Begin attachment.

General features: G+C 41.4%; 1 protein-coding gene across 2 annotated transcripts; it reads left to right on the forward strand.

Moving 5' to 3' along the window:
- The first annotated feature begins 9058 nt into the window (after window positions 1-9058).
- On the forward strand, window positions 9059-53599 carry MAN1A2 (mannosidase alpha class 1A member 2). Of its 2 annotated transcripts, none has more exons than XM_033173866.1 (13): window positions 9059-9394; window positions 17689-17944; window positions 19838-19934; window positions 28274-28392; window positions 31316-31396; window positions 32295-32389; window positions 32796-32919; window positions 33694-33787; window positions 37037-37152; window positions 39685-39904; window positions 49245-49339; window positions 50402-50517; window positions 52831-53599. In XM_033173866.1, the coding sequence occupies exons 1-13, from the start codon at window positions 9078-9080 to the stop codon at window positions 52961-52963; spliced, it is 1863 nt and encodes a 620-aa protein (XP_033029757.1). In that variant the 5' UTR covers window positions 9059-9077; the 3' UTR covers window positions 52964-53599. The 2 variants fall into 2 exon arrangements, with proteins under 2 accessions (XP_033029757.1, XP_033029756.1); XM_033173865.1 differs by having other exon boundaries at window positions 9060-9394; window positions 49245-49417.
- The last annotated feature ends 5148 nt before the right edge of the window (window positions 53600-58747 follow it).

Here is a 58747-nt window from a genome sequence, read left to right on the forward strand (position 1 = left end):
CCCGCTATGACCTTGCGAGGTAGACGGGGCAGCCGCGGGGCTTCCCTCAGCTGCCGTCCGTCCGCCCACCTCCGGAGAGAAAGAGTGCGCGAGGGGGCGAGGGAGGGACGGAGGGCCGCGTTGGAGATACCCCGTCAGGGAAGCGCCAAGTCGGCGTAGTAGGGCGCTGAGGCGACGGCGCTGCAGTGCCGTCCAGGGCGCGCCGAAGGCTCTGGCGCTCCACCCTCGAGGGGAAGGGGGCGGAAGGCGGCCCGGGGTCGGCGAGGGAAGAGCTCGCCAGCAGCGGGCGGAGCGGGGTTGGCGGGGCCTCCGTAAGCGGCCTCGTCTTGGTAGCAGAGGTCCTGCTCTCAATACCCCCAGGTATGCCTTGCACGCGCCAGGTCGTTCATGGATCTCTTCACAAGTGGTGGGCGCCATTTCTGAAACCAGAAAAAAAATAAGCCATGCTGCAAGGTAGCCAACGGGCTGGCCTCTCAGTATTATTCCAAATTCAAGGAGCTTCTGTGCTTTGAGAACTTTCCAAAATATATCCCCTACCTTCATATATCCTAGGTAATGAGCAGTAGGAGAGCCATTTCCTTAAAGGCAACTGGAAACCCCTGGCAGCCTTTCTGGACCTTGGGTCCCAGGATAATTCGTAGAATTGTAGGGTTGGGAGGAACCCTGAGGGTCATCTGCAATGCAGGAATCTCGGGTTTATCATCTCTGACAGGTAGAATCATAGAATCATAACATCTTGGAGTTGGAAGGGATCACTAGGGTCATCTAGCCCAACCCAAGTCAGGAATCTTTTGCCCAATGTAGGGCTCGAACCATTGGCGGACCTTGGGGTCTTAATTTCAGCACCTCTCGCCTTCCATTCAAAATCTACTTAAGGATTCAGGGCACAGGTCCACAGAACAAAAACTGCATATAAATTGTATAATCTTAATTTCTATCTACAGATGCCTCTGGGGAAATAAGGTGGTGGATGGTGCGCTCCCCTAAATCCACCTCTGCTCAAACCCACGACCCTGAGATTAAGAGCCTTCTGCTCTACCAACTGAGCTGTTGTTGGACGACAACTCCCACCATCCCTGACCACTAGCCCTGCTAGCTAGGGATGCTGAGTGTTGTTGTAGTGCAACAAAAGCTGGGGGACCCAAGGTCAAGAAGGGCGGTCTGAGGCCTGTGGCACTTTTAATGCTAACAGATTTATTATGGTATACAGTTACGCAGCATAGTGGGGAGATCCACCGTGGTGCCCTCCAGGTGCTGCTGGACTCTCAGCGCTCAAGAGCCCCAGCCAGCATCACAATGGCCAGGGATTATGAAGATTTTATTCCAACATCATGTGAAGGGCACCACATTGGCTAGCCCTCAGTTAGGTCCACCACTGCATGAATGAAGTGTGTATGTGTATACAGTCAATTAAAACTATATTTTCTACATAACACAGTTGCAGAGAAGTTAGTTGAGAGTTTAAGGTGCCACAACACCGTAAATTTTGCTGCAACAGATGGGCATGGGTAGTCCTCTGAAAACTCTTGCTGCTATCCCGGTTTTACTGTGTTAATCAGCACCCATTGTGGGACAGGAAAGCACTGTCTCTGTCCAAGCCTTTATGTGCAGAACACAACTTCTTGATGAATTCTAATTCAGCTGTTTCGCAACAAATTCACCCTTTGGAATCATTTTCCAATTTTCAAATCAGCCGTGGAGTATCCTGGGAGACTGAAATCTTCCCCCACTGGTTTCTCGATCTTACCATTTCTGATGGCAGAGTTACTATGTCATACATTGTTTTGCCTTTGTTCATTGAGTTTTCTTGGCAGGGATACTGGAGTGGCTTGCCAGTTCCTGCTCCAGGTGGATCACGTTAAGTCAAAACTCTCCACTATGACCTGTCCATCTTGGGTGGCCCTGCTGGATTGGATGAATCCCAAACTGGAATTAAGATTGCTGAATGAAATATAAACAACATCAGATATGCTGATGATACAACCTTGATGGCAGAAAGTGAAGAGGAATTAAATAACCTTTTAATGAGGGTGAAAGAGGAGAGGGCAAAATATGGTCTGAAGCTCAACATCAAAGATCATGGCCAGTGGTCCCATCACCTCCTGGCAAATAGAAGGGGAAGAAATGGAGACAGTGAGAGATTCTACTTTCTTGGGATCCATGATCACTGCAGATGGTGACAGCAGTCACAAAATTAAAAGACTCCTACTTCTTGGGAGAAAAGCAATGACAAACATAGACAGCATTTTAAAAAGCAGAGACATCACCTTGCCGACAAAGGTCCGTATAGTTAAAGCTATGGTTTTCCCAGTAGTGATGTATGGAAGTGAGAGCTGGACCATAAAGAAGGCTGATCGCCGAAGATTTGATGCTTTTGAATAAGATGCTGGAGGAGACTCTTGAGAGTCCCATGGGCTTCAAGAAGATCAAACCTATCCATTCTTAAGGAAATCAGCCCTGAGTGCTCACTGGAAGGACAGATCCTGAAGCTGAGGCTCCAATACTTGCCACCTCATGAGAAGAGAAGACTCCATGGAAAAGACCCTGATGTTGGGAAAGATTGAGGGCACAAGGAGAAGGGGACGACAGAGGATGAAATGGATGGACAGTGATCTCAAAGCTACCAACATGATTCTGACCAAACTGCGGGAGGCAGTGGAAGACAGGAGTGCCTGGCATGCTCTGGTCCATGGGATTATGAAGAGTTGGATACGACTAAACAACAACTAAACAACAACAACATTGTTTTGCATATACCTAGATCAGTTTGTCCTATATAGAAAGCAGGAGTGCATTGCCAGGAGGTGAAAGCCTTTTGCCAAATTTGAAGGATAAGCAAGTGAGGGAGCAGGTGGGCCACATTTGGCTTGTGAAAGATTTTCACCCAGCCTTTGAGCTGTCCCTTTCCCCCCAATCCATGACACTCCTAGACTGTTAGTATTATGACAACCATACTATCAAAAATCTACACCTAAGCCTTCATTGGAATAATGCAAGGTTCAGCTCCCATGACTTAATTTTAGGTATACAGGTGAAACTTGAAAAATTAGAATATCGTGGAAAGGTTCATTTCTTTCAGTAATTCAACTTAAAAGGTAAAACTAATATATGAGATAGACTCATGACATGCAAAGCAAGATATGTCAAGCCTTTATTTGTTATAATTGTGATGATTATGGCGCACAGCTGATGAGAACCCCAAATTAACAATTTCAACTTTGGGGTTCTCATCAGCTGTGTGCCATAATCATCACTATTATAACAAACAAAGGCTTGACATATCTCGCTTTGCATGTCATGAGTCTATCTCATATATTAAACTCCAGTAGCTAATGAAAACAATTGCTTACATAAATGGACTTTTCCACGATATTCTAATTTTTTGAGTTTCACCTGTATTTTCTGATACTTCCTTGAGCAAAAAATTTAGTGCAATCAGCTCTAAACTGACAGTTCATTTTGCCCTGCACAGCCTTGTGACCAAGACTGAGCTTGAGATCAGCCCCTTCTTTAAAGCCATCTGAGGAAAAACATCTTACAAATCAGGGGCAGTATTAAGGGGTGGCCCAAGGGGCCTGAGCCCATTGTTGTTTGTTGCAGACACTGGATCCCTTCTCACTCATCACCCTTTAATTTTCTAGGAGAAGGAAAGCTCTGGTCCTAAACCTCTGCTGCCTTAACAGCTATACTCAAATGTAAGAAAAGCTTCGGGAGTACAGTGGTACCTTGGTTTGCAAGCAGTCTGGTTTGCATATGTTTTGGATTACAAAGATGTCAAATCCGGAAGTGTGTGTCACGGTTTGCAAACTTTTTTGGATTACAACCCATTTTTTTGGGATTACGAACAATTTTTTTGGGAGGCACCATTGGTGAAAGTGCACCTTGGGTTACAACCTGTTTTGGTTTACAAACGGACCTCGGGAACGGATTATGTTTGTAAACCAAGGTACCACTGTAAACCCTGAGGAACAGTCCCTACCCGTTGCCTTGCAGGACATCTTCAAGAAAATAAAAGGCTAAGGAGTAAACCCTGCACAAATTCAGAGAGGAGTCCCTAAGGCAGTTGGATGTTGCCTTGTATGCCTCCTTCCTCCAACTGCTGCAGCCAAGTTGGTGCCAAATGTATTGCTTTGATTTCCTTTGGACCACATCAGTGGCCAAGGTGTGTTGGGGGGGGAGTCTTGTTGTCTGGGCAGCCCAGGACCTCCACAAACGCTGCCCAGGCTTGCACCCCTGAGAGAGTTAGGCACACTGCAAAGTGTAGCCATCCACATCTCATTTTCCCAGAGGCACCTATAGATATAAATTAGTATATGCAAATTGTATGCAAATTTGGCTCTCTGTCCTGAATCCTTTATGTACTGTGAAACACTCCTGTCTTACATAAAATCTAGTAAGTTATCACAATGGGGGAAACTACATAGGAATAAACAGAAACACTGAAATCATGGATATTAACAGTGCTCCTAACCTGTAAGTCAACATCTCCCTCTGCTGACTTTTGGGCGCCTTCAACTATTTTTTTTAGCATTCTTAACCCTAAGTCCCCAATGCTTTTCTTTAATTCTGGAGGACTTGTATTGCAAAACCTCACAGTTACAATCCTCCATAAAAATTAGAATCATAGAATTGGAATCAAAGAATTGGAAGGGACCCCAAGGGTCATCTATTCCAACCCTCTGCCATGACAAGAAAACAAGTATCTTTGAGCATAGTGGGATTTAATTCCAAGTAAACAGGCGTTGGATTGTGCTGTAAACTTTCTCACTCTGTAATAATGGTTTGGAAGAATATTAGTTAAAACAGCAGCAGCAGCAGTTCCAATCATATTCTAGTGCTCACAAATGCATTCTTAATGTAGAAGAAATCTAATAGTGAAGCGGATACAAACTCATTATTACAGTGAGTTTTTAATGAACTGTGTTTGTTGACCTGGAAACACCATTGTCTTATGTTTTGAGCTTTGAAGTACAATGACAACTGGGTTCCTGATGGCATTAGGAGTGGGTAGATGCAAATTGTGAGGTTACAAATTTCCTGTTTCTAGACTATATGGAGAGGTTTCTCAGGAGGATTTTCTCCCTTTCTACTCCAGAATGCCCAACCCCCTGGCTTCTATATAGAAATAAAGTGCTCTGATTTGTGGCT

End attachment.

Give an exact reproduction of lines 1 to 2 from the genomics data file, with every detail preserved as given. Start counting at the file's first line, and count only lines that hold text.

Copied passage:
General features: G+C 41.4%; 1 protein-coding gene across 2 annotated transcripts; it reads left to right on the forward strand.

Moving 5' to 3' along the window: